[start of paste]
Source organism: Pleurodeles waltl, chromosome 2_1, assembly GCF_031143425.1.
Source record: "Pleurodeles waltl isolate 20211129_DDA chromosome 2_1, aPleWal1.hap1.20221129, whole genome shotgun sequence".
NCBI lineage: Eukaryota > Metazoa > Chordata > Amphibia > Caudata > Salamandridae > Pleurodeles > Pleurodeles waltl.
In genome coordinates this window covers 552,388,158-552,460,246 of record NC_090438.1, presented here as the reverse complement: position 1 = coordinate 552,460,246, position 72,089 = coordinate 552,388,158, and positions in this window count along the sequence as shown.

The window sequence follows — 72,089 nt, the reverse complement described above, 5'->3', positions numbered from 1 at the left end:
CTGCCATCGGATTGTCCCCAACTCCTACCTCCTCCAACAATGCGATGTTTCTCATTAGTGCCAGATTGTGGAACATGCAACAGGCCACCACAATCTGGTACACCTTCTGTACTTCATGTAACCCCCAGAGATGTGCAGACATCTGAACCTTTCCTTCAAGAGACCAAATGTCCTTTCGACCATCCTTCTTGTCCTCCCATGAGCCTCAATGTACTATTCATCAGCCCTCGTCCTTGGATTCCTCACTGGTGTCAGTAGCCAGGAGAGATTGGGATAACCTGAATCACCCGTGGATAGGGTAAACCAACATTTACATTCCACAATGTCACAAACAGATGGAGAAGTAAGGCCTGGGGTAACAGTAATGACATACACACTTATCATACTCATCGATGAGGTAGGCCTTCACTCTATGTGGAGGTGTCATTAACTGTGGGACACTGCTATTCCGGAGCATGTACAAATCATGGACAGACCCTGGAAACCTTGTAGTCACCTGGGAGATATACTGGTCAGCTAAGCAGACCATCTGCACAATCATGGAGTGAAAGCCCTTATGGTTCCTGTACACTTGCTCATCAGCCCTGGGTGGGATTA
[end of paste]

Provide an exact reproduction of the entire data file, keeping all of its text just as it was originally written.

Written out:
Source organism: Pleurodeles waltl, chromosome 2_1, assembly GCF_031143425.1.
Source record: "Pleurodeles waltl isolate 20211129_DDA chromosome 2_1, aPleWal1.hap1.20221129, whole genome shotgun sequence".
NCBI lineage: Eukaryota > Metazoa > Chordata > Amphibia > Caudata > Salamandridae > Pleurodeles > Pleurodeles waltl.
In genome coordinates this window covers 552,388,158-552,460,246 of record NC_090438.1, presented here as the reverse complement: position 1 = coordinate 552,460,246, position 72,089 = coordinate 552,388,158, and positions in this window count along the sequence as shown.

The window sequence follows — 72,089 nt, the reverse complement described above, 5'->3', positions numbered from 1 at the left end:
CTGCCATCGGATTGTCCCCAACTCCTACCTCCTCCAACAATGCGATGTTTCTCATTAGTGCCAGATTGTGGAACATGCAACAGGCCACCACAATCTGGTACACCTTCTGTACTTCATGTAACCCCCAGAGATGTGCAGACATCTGAACCTTTCCTTCAAGAGACCAAATGTCCTTTCGACCATCCTTCTTGTCCTCCCATGAGCCTCAATGTACTATTCATCAGCCCTCGTCCTTGGATTCCTCACTGGTGTCAGTAGCCAGGAGAGATTGGGATAACCTGAATCACCCGTGGATAGGGTAAACCAACATTTACATTCCACAATGTCACAAACAGATGGAGAAGTAAGGCCTGGGGTAACAGTAATGACATACACACTTATCATACTCATCGATGAGGTAGGCCTTCACTCTATGTGGAGGTGTCATTAACTGTGGGACACTGCTATTCCGGAGCATGTACAAATCATGGACAGACCCTGGAAACCTTGTAGTCACCTGGGAGATATACTGGTCAGCTAAGCAGACCATCTGCACAATCATGGAGTGAAAGCCCTTATGGTTCCTGTACACTTGCTCATCAGCCCTGGGTGGGATTA